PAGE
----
In the last decades of the XX century, protect the population from geological hazards, to maintain land and safe operation of the engineering facilities has become the most important social - economic, demographic, political and environmental problems for the whole world. Georgia, with its scales of origination of the natural-catastrophic processes (landslide, mudflow, rockfall, erosion and etc.), their re-occurrence and with the negative results inflicted by these processes to the population, agricultural lands and engineering objects, is one of the most complex mountainous region. The extremely sensitive conditions were conditioned by: 1. Activation of highly intense earthquakes; 2. Activation of the negative meteorological events provoking the disaster processes on the background of global climatic changes and their abnormally frequent occurrence (mostly increased atmospheric precipitations, temperature and humidity); 3. Large-scale Human impact on the environment. Following the problem urgency, a number of departmental and research institutions have made their operations more intense in the given direction within the limits of their competence. First of all, the activity of the Department of Geology of Georgia (which is at present included in the National Environmental Agency of the Ministry of Environment and Natural Resources Protection), which mapped, identified and cataloged the hazardous processes on the territory of the country and identified the spatial limits and developmental regularities of these processes for tens of years. The increased risk of Geological catastrophes in Georgia first of all is caused by insufficient information between society and responsible persons toward this event. The existed situation needs the base assessment of natural disasters level, the identification of events, to determine their caused reasons, to develop special maps in GIS system, and continuous functioning of geo monitoring researches for develop safety early warning system.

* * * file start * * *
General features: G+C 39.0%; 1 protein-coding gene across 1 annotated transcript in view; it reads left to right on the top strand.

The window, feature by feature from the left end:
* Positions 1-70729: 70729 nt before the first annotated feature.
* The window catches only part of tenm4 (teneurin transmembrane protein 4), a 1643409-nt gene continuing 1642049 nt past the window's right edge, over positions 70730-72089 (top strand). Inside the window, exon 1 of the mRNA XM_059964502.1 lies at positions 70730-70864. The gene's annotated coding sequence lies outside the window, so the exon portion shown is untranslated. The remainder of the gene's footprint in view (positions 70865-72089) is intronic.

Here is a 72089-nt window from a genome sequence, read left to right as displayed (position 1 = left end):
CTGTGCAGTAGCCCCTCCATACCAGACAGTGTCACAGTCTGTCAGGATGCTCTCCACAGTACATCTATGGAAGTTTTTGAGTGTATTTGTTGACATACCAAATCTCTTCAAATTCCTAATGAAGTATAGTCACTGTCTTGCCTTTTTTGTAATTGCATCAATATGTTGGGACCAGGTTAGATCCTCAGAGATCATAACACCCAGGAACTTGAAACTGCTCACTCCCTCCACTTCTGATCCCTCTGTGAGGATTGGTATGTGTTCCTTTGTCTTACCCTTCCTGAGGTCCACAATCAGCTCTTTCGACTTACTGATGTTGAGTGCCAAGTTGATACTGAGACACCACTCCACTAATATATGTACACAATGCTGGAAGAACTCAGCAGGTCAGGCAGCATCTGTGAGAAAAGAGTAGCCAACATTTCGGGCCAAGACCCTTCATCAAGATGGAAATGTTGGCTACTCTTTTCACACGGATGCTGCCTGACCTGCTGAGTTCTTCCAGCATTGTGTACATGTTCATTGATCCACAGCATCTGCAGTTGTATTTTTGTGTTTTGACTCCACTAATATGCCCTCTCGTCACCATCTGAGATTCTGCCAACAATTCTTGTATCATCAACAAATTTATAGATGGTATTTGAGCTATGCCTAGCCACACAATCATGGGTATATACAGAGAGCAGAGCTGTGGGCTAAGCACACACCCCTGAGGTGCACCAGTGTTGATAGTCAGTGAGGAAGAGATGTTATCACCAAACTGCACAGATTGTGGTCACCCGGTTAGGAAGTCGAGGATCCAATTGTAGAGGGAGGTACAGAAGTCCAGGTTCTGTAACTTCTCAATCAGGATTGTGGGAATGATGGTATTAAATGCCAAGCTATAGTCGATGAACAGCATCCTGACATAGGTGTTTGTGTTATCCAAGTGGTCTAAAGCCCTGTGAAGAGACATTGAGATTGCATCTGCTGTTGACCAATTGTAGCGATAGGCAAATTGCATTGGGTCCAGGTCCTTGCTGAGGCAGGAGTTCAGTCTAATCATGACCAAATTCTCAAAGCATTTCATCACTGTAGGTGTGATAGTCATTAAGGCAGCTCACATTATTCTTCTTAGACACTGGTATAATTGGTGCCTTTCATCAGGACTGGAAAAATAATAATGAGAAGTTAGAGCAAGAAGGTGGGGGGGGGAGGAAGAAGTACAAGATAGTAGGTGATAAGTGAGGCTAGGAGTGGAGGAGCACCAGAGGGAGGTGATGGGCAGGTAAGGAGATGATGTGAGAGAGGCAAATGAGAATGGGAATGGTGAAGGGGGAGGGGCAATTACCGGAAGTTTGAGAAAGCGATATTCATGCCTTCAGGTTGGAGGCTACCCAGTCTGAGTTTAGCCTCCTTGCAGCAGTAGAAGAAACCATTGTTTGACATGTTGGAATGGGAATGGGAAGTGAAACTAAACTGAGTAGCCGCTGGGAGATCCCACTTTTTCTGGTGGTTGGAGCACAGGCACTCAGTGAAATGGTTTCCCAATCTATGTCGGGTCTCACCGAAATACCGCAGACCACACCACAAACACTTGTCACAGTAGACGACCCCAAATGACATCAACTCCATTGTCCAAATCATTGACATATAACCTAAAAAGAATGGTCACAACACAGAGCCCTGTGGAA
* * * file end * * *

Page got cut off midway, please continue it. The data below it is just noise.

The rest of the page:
17. Landslide Hazard in Georgia

    NASA Astrophysics Data System (ADS)

    Gaprindashvili, G.; Tsereteli, E.; Gaprindashvili, M.

    2013-12-01

    In the last decades of the XX century, protect the population from geological hazards, to maintain land and safe operation of the engineering facilities has become the most important social - economic, demographic, political and environmental problems for the whole world. Georgia, with its scales of origination of the natural-catastrophic processes (landslide, mudflow, rockfall, erosion and etc.), their re-occurrence and with the negative results inflicted by these processes to the population, agricultural lands and engineering objects, is one of the most complex mountainous region. The extremely sensitive conditions were conditioned by: 1. Activation of highly intense earthquakes; 2. Activation of the negative meteorological events provoking the disaster processes on the background of global climatic changes and their abnormally frequent occurrence (mostly increased atmospheric precipitations, temperature and humidity); 3. Large-scale Human impact on the environment. Following the problem urgency, a number of departmental and research institutions have made their operations more intense in the given direction within the limits of their competence. First of all, the activity of the Department of Geology of Georgia (which is at present included in the National Environmental Agency of the Ministry of Environment and Natural Resources Protection), which mapped, identified and cataloged the hazardous processes on the territory of the country and identified the spatial limits and developmental regularities of these processes for tens of years. The increased risk of Geological catastrophes in Georgia first of all is caused by insufficient information between society and responsible persons toward this event. The existed situation needs the base assessment of natural disasters level, the identification of events, to determine their caused reasons, to develop special maps in GIS system, and continuous functioning of geo monitoring researches for develop safety early warning system.

  18. Innovations @ Georgia Tech

    NSDL National Science Digital Library

    2003-01-01

    Some of the most interesting, high-tech research and development efforts are brought to light at this site of the Georgia Institute of Technology. The February 2003 featured story discusses work in "computer-based, low vision technologies that can automatically adapt, or morph themselves, to suit the visual capabilities of individual users." Targeted at people with macular degeneration, these devices would be a significant advancement over current vision aids. Three other stories are maintained in an archive. One describes research in blue laser technology, which will soon be used in ultra-high density DVD applications. The other two stories feature aware home research and wearable computing.